The flowchart in Fig. 2(a) summarizes the steps for retrieving true OCT intensity from human vis-OCT images. Following these steps, we subsequently tested our theory on a moderate-quality human vis-OCT image [Fig. 2(b)]. Here we define regional SNR (rSNR) as the ratio between the sampled mean OCT intensity and the background standard deviation within a select ROI. The latter was estimated using B-scans that don’t contain any identifiable anatomical structures at the given depth from the same volumetric scan. The vessel area (box 1) has rSNR of ~5 dB. We plotted the probability density of OCT intensities of three regions in Figs. 1(c)-1(e) in gray lines, respectively. It was then fitted using Rice distribution, and the corresponding theoretical curve were plotted on top of the experiment data in red lines. In all three cases, the coefficient of determination (R2) was at least 0.96, indicating a close fit. In Fig. 1(c), we observed minor discrepancies between the fitted OCT intensity from parameter ν (red arrow) and the arithmetically averaged mean (gray arrow). In both Fig. 1(d) and 1(e), the fitted OCT intensity (parameter ν) were close to zero (< 0.01) as expected, because both regions were backgrounds without any features. However, arithmetic means were biased (gray arrows) due to asymmetry of the modulus operation.
It is worth noting that even though we developed the model assuming that the added noise was independent among detector elements, it could also be applied to situations when added noise share certain correlations. Specifically, there existed cross-talk between adjacent detector elements as introduced by the limited optical resolution of the spectrometer optics. In addition, the supercontinuum laser source used in our vis-OCT system contained high levels of relative intensity noise (RIN), which had strong 1/f dependency. It led to the observation that A-line regions closer to the zero delay line had higher background noise. If simple arithmetic mean were used, it would appear that the region closer to the zero-delay line (box 2) had higher averaged OCT intensity than the one further away from the zero-delay line (box 3), which were demonstrated in Fig. 1(d) and Fig. 1(e) (gray arrows). However, our statistical-fitting model was unaffected by this influence. The differences in noise level manifest itself in terms of the variance of the distribution, or the width of the pdf curves plotted, which did not affect the estimated OCT intensity.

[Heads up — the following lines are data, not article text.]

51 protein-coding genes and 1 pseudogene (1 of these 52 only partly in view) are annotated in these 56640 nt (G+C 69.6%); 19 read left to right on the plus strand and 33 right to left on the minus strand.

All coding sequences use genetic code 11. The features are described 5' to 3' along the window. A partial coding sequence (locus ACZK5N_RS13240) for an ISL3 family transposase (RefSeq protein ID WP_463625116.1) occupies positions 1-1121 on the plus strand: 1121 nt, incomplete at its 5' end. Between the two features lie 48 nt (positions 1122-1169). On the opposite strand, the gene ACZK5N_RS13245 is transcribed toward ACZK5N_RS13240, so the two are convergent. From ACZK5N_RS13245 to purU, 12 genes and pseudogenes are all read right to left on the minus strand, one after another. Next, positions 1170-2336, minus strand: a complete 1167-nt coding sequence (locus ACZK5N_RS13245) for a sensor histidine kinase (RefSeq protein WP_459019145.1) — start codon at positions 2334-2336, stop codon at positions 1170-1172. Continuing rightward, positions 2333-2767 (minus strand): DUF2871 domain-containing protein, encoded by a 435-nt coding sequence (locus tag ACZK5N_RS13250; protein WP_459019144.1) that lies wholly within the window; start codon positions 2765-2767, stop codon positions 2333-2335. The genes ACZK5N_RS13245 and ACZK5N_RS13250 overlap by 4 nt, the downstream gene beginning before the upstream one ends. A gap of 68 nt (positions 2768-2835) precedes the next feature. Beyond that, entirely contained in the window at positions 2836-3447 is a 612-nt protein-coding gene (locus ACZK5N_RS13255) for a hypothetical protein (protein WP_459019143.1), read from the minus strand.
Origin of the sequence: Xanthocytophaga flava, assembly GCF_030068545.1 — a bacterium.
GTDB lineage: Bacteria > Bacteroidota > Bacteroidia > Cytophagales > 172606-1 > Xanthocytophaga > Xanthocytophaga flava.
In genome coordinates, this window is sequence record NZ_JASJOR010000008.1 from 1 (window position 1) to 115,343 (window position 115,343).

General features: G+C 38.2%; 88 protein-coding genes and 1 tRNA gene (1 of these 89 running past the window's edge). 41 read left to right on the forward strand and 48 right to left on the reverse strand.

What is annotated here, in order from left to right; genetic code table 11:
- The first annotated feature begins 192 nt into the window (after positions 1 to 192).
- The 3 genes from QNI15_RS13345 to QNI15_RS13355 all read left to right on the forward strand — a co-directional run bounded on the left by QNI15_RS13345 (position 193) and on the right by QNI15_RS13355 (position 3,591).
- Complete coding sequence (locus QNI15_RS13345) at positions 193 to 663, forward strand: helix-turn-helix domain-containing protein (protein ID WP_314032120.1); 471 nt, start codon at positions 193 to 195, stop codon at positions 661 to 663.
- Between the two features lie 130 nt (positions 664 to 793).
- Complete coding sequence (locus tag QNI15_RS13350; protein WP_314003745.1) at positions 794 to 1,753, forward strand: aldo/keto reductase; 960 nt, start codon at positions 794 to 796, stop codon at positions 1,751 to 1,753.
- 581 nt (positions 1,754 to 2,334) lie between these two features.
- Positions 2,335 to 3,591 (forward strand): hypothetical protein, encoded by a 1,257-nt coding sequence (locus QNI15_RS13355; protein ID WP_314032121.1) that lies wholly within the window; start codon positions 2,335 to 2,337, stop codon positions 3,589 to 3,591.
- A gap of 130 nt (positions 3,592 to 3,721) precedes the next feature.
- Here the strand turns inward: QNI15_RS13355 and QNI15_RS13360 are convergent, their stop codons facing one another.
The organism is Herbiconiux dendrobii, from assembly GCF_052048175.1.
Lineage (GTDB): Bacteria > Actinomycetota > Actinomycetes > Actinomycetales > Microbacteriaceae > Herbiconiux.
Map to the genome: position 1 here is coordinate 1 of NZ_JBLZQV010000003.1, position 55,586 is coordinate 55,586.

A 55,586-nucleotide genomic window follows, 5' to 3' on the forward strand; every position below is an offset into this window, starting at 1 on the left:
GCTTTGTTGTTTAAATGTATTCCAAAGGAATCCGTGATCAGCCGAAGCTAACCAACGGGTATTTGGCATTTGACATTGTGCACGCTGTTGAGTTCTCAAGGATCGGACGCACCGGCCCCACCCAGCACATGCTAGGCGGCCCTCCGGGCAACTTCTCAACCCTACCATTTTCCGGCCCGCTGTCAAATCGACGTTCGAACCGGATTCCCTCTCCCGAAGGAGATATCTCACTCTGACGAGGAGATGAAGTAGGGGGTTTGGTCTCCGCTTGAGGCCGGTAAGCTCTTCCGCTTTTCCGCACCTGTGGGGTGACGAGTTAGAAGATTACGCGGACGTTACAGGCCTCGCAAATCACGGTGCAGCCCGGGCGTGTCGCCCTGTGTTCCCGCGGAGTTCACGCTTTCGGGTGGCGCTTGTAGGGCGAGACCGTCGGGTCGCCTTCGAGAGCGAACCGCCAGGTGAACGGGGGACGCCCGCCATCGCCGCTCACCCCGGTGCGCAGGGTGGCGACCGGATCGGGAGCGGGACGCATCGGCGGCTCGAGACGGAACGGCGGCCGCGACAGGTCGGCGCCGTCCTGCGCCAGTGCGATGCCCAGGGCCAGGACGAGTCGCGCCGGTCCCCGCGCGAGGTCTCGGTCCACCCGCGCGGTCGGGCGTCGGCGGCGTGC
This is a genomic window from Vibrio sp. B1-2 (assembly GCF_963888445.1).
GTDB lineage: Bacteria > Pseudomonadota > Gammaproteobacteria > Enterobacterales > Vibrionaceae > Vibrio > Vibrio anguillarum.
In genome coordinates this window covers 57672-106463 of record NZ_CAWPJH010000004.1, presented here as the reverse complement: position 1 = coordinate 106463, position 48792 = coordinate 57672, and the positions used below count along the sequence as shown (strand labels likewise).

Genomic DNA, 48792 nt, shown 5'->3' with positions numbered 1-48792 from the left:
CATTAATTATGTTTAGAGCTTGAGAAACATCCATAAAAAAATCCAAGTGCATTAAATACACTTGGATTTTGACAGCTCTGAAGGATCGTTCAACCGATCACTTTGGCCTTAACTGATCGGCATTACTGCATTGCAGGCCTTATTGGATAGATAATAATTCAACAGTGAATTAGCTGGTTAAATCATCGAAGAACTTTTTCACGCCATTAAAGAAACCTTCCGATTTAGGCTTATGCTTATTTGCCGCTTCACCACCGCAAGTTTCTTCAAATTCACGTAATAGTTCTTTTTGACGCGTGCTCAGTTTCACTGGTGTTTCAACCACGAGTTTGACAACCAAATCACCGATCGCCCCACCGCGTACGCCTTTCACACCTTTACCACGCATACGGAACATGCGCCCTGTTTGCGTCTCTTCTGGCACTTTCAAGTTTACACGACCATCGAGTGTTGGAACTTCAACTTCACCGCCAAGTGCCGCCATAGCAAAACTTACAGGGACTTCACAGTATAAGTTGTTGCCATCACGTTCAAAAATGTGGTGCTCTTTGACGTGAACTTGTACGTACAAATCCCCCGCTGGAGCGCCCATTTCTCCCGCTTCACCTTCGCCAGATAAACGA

3.1 Statistical sampling can reduce oximetry estimation error
To demonstrate how the aforementioned statistical sampling approach benefit vis-OCT oximetry, we carried out the following numerical simulation. We repeatedly generated sinusoidal inteferogram spectrum with different levels of added Gaussian noises, yielding various SNR from 30 dB down to 0 dB. Then, we sampled the corresponding OCT intensity using both arithmetic mean (gray solid line) and statistical fitting (red solid line). The error in each measurement was interpreted as relative S.D. against the known preset true values. As shown in Fig. 3(a), when SNR was good (>20 dB), both methods had negligible deviations from the preset values. However, as SNR decreases, the estimation errors of arithmetic mean approach increased exponentially. In contrary, the statistical fitting approach provided more stable estimation in the 10 dB to 0 dB range.